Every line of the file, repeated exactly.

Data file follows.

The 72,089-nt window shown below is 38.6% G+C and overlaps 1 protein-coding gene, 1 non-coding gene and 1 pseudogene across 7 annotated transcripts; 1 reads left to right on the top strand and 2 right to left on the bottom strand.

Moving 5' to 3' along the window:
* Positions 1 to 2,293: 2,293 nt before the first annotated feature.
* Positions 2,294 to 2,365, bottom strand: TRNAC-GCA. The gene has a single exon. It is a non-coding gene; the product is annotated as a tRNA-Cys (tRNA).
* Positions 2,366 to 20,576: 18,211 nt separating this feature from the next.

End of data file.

The 72,089-nt window shown below is 38.6% G+C and overlaps 1 protein-coding gene, 1 non-coding gene and 1 pseudogene across 7 annotated transcripts; 1 reads left to right on the top strand and 2 right to left on the bottom strand.

Moving 5' to 3' along the window:
* Positions 1 to 2,293: 2,293 nt before the first annotated feature.
* Positions 2,294 to 2,365, bottom strand: TRNAC-GCA. The gene has a single exon. It is a non-coding gene; the product is annotated as a tRNA-Cys (tRNA).
* Positions 2,366 to 20,576: 18,211 nt separating this feature from the next.